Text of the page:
Margot Robbie, as well as Ryan Gosling, joyfully inhabit Greta Gerwig’s wild and raucous vision of the events that occur when a doll that is stereotypical experiences an existential crisis.
Barbie Movie Reviews
Movies must be entertaining and entertaining, as well as amaze us by bringing us to think about inquiries and effects as well as acting, writing, and sound. Greta Gerwig’s Barbie has all this and more, providing a 114-minute thrilling ride with beautiful eye candy, striking costumes, amazing writing, stunning performances (take your bows, Margot Robbie and Ryan Gosling) and uplifting songs.
Sarvaguide Barbie movie rating:- 4/5
Director: Greta Gerwig
The cast includes Margot Robbie, Ryan Gosling, America Ferrera, Kate McKinnon, Issa Rae, Rhea Perlman, and Will Ferrell.
Running time Time: 114 minutes
Storyline: When the ideal doll begins showing human imperfections characteristics, such as being overweight and thinking of death, it’s time to pull out the huge pink guns
Barbie (Robbie) lives her ideal Barbie lifestyle in Barbie land, being with other Barbies and glaring at the love of her life Ken (Ryan Gosling), to make his life meaningful… until she’s not. The next day, she awakes to her feet touching the floor, igniting her breakfast waffle and then getting wet in the bathroom (it always seemed like water).
Although all the other Barbies can’t discover what’s going on with Stereotypical Barbie, They encourage her to consult with Weird Barbie (Kate McKinnon), who encourages her to travel to the real world and locate the child playing with her and whose feelings of despair and apathy are probably leaking into Barbie.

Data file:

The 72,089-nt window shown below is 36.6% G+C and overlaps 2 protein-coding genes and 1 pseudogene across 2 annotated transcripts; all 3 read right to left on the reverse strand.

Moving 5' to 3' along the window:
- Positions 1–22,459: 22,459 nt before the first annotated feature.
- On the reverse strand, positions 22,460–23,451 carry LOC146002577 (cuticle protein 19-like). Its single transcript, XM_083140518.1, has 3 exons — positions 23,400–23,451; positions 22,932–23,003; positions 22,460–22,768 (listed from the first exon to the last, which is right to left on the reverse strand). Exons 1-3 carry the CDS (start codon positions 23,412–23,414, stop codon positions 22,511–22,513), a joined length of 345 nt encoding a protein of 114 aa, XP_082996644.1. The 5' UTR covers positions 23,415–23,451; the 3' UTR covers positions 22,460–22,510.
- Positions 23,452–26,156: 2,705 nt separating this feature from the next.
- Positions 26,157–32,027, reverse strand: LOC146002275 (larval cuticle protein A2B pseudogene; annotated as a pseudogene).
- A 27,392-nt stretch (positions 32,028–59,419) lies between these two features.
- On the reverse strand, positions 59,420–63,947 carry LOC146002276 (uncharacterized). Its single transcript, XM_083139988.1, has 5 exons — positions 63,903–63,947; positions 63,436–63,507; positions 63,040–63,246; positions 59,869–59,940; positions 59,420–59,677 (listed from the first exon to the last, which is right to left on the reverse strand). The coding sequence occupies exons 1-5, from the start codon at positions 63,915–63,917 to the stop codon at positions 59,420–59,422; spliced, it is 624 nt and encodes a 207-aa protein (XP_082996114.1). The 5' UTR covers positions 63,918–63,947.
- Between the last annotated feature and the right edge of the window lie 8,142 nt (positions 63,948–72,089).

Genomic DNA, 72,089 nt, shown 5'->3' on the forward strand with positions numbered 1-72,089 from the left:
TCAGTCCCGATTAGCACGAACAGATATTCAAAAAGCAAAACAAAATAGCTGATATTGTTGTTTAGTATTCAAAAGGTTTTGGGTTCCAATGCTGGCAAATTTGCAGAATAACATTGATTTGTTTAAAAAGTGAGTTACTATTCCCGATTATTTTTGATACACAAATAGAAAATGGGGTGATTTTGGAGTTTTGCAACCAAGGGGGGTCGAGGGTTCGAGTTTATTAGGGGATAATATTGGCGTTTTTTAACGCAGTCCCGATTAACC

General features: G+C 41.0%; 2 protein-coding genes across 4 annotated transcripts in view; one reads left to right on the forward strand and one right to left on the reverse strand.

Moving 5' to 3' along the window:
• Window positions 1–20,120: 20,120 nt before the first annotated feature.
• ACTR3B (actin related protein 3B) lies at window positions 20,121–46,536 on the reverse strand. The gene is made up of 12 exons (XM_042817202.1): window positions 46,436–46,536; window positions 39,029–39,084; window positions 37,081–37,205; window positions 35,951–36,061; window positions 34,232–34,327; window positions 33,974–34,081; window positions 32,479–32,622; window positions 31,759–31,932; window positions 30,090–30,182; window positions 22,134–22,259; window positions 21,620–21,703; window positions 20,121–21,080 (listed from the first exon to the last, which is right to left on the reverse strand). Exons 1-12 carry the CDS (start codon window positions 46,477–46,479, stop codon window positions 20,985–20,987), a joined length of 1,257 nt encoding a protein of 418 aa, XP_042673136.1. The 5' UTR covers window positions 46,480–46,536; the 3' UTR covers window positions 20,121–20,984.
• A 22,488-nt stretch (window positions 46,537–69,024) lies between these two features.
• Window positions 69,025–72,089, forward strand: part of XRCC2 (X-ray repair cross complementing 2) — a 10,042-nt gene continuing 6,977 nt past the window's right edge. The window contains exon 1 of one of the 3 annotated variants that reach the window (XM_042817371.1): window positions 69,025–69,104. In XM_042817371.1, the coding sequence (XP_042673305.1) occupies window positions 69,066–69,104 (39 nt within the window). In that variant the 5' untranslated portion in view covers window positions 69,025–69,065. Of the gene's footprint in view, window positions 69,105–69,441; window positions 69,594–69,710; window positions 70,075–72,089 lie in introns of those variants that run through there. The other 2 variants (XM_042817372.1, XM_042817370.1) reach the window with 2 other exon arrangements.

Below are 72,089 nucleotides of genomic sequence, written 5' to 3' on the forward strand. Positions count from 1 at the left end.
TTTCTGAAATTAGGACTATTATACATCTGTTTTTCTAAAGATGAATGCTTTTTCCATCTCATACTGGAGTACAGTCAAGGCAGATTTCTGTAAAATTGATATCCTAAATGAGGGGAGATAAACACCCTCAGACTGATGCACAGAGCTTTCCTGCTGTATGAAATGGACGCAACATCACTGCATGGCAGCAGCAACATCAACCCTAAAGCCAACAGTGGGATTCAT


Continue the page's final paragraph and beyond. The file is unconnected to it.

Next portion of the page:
Barbie sets off for Los Angeles with Ken along for the ride. They both discover that the world is completely different from the one they imagined it would be. The real world is Gloria (America Ferrera), who works for Mattel, the company behind and develops the Barbie doll. Gloria is experiencing an internal issue, a feeling that she is not valued at work, and her daughter Sasha (Ariana Greenblatt) fights her constantly.
When the chief executive at Mattel (Will Ferrell) discovers that Barbie is in the real world, he tells his staff to find her and place Barbie in the ‘Box’. Filmmaker Greta Gerwig, who created the film with her co-writer Noah Baumbach, describes it as “anarchic in its approach, untamed, and humanist”. When paired with the “authentic fakeness” that musicals are known for, Barbie will be a sweet and empathetic celebration of growing up.
In Barbie’s pink and bubbly world, the path into the real world could be as wild as the imagination. It’s acceptable to create different versions of yourself with various careers, with the house one can visit and change costumes within the snap of an eye. It’s fine for all Kens to relax on the beach, despite being unable to surf or swim.
The various versions of Barbie, including the President Barbie (Issa Rae) and Dr Barbie (Hari Nef) and the physicist Barbie (Emma Mackey), and Mermaid Barbies (Dua Lipa), are based on real dolls. Barbie’s creator, Barbie doll Ruth Handler (Rhea Perlman), appears. When she states that “humans can only have one conclusion. Ideas last forever,” it prompts Barbie to wish to be the person who has the thoughts and not be an invention of a person’s imagination. Helen Mirren lends gravitas and fun to the story as the voice of the narration.
The costumes (Jacqueline Durran) are jolly and, as is the music, which includes songs from Nicki Minaj, Billie Eilish, PinkPantheress, Tame Impala, as well as Ryan Gosling and Dua Lipa from the ensemble. Barbie, The doll not in the film, is full of contradictions. Gerwig did an excellent job of giving those paradoxes the most dazzling, sparkling and warmest image.
Barbie is currently in theatres.